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CS Lewis

The Weight of Glory Collection  

“Learning in War-Time”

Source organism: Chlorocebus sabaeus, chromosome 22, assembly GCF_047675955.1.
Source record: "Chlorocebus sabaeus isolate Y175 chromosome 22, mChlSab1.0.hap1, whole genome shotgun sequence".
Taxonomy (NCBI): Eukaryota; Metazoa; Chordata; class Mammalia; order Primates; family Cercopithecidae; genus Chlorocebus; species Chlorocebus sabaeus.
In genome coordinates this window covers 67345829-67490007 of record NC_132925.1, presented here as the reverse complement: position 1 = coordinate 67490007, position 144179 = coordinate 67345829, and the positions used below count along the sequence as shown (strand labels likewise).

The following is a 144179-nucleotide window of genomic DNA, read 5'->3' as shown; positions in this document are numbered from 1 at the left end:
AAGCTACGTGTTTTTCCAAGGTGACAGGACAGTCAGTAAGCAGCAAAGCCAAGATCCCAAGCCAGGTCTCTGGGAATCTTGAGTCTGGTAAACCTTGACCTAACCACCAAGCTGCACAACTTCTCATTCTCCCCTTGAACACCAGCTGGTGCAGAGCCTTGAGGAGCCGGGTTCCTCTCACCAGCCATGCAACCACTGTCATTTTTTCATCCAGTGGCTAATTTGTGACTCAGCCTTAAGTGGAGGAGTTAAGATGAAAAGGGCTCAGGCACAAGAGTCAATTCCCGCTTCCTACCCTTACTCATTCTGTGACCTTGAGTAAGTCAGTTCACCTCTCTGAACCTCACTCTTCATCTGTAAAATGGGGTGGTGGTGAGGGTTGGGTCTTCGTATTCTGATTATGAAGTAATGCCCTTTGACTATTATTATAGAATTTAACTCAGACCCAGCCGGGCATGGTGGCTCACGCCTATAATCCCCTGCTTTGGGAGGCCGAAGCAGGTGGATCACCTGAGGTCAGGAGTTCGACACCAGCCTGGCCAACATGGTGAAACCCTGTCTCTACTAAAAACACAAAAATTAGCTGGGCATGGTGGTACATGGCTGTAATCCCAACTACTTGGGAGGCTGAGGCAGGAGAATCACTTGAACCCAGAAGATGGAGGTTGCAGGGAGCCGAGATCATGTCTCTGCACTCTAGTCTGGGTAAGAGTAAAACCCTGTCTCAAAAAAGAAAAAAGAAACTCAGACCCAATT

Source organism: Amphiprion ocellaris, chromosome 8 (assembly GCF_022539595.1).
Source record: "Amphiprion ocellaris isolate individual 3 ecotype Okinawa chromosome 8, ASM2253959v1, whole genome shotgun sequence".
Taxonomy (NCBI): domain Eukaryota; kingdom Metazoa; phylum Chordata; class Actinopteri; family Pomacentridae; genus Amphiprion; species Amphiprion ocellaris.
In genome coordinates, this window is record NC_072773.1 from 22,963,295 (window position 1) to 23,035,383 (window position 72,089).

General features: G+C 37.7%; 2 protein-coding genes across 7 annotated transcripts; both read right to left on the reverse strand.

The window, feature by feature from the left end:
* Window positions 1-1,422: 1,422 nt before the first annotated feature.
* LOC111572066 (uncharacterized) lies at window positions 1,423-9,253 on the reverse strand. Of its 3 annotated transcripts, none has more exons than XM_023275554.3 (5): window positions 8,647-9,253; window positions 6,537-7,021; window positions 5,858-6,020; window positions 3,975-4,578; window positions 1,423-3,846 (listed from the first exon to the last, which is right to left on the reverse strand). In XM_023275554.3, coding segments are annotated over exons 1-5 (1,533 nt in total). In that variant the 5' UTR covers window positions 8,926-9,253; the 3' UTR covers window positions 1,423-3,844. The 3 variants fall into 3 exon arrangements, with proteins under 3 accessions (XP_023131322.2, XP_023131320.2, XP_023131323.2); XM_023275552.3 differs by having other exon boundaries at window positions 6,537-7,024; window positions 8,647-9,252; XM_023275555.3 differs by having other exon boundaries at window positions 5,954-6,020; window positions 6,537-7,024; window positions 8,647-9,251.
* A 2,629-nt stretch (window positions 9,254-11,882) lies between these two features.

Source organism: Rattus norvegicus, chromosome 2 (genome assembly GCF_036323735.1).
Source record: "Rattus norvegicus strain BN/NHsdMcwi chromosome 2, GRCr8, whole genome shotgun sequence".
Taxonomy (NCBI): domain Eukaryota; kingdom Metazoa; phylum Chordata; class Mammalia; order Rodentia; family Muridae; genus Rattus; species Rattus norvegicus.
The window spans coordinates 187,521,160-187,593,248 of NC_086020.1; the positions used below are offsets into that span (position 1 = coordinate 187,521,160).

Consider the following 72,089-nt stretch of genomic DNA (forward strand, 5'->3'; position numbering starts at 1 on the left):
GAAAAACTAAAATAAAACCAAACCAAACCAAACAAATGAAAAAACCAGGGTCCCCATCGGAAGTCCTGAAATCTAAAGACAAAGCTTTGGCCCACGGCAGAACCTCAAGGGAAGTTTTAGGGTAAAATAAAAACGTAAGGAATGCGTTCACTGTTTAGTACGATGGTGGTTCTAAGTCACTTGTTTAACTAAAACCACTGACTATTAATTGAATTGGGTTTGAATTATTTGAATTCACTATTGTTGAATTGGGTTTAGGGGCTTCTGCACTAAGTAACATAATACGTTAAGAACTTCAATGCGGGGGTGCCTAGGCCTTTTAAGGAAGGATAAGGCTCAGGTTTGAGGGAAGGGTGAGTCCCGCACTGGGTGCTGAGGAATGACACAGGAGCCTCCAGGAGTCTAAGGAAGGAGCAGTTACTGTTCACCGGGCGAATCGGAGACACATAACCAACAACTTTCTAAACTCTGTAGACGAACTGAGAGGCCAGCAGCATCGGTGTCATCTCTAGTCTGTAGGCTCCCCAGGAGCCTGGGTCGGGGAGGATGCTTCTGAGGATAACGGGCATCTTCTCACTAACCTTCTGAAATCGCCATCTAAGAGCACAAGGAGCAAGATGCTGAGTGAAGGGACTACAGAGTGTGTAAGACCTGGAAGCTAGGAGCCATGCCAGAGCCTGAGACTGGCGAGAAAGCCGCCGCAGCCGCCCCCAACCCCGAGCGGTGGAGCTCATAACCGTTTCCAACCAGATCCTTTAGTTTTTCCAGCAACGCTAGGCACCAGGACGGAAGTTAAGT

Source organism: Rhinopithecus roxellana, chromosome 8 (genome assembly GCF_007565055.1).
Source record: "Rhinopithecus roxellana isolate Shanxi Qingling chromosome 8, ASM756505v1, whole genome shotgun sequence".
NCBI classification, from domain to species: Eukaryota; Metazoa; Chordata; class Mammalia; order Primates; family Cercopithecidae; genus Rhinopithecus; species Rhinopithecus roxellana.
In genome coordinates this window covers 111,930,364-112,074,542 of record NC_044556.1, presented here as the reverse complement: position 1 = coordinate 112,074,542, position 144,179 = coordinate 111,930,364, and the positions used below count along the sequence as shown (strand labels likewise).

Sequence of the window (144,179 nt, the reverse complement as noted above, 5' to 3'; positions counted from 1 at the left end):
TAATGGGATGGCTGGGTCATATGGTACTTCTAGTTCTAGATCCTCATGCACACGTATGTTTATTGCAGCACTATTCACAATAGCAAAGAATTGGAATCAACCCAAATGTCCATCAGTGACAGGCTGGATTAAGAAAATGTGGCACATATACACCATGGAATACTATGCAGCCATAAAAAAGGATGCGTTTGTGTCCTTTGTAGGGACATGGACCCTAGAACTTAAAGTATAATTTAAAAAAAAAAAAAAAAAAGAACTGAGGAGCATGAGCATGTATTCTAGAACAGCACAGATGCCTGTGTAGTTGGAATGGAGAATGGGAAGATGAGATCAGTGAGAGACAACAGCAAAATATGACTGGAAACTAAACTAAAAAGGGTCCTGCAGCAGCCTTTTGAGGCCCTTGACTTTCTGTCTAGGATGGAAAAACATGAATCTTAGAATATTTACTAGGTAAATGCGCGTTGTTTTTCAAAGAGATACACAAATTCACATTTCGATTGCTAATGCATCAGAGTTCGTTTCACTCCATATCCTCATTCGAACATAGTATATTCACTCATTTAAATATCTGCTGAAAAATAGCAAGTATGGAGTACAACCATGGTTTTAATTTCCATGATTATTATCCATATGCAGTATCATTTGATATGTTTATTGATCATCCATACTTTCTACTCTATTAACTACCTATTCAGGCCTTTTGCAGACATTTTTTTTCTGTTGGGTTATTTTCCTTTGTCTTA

Before I became a Christian I do not think I fully realized that one’s life, after conversion, would inevitably consist in doing most of the same things one had been doing before, one hopes, in a new spirit, but still the same things. If you attempted.. to suspend your whole intellectual and aesthetic activity, you would only succeed in substituting a worse cultural life for a better. You are not, in fact, going to read nothing, either in the Church or in the line: if you don’t read good books, you will read bad ones. If you don’t go on thinking rationally, you will think irrationally. If you reject aesthetic satisfactions, you will fall into sensual satisfactions. ~~~~~~~~~~~~~~~~~~~~~~~~~~~~~~~~~~~~~~~~~~~~~~~~~~~~~~~~~~~~~~~~~~~~~~~~~~~~~~~~~~~~~~~ Thus we may have a duty to rescue a drowning man and, perhaps, if we live on a dangerous coast, to learn lifesaving so as to be ready for any drowning man when he turns up. It may be our duty to lose our own lives in saving him. But if anyone devoted himself to lifesaving in the sense of giving it his total attention– so that he thought and spoke of nothing else and demanded the cessation of all other human activities until everyone had learned to swim– he would be a monomaniac. The rescue of drowning men is, then, a duty worth dying for, but not worth living for. It seems to me that all political duties (among which I include military duties) are of this kind. A man may have to die for our country, but no man must, in any exclusive sense, live for his country. He who surrenders himself without reservation to the temporal claims of a nation, or a party, or a class is rendering to Caesar that which, of all things, most emphatically belongs to God: himself. ~~~~~~~~~~~~~~~~~~~~~~~~~~~~~~~~~~~~~~~~~~~~~~~~~~~~~~~~~~~~~~~~~~~~~~~~~~~~~~~~~~~~~~~~~~~~~~~~~~~~~~